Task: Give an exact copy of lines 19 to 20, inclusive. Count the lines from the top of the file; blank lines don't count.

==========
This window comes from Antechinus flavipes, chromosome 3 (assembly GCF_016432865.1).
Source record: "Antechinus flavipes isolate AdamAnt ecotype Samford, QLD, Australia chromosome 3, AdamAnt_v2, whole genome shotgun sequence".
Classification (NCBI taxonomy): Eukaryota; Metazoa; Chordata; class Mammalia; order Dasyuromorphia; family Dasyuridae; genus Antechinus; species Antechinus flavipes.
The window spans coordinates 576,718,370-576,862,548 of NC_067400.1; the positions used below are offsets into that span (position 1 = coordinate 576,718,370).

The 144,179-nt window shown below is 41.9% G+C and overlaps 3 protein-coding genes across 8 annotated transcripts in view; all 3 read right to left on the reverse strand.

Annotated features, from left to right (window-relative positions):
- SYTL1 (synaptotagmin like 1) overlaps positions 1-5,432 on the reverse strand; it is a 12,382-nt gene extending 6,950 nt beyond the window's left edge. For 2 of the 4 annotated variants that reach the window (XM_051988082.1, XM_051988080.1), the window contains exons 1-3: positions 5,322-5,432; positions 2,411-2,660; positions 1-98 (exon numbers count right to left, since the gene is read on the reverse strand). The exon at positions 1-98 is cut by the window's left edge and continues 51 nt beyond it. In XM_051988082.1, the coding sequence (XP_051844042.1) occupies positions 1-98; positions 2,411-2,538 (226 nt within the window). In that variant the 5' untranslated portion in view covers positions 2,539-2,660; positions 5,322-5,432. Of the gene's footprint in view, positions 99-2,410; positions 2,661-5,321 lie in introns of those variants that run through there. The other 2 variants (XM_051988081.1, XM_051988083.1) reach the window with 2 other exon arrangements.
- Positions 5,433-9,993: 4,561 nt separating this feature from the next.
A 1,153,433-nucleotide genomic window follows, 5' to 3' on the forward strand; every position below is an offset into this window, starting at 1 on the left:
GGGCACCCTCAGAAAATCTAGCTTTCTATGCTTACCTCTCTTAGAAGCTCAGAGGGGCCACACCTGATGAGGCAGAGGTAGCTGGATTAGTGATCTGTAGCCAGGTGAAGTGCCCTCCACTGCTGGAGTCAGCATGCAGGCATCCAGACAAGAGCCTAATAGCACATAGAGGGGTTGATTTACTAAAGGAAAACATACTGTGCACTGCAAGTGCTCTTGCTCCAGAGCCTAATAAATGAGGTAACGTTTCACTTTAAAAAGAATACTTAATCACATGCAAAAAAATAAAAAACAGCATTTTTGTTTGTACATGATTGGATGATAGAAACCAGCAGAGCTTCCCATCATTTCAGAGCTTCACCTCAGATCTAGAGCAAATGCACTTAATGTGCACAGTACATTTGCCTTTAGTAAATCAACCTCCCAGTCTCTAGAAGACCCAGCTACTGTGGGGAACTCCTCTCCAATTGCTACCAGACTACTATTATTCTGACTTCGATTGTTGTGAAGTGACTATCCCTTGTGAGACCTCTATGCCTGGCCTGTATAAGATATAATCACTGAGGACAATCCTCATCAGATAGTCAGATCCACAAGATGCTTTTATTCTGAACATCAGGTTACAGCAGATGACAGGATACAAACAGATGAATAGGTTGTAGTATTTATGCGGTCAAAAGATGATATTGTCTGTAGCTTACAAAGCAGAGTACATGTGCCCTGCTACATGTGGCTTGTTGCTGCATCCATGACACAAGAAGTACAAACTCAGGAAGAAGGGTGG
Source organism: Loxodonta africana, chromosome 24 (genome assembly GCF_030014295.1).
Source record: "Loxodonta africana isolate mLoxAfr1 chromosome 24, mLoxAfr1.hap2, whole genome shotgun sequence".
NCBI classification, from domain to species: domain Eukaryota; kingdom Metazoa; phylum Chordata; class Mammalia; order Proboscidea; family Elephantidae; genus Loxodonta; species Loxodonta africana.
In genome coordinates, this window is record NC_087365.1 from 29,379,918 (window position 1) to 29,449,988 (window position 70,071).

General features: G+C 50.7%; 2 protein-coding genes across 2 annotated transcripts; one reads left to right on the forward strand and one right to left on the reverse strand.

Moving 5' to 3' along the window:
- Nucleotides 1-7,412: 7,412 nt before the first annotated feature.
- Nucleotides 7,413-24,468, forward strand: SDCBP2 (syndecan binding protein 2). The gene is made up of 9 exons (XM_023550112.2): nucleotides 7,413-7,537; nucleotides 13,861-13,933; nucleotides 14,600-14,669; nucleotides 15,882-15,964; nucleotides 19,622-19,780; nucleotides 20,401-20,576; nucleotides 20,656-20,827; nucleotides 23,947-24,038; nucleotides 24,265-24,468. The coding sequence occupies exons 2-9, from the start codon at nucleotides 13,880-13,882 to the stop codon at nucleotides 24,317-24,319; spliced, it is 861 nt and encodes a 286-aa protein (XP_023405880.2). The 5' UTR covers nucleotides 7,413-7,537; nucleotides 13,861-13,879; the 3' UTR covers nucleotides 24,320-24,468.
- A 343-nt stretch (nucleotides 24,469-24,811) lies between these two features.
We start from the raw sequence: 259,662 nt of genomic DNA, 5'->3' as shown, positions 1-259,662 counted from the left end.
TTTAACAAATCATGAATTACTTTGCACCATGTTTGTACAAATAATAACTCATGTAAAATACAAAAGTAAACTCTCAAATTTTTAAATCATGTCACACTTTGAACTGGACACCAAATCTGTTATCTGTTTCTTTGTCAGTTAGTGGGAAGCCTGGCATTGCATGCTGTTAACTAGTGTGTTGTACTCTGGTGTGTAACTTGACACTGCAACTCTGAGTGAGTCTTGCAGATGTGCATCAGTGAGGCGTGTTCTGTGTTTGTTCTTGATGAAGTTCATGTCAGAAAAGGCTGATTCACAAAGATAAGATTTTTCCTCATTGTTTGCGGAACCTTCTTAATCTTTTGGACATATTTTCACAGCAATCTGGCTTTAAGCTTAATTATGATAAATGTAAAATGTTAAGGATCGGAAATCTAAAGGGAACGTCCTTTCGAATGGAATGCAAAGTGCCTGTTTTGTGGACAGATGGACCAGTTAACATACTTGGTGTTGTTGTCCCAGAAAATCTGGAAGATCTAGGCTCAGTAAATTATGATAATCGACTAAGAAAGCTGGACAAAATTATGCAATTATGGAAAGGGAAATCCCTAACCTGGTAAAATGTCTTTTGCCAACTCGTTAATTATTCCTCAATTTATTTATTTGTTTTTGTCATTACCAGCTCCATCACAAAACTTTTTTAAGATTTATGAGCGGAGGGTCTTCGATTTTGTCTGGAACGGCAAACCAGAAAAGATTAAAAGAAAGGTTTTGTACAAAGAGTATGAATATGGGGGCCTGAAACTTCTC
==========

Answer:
- A 343-nt stretch (nucleotides 24,469-24,811) lies between these two features.
We start from the raw sequence: 259,662 nt of genomic DNA, 5'->3' as shown, positions 1-259,662 counted from the left end.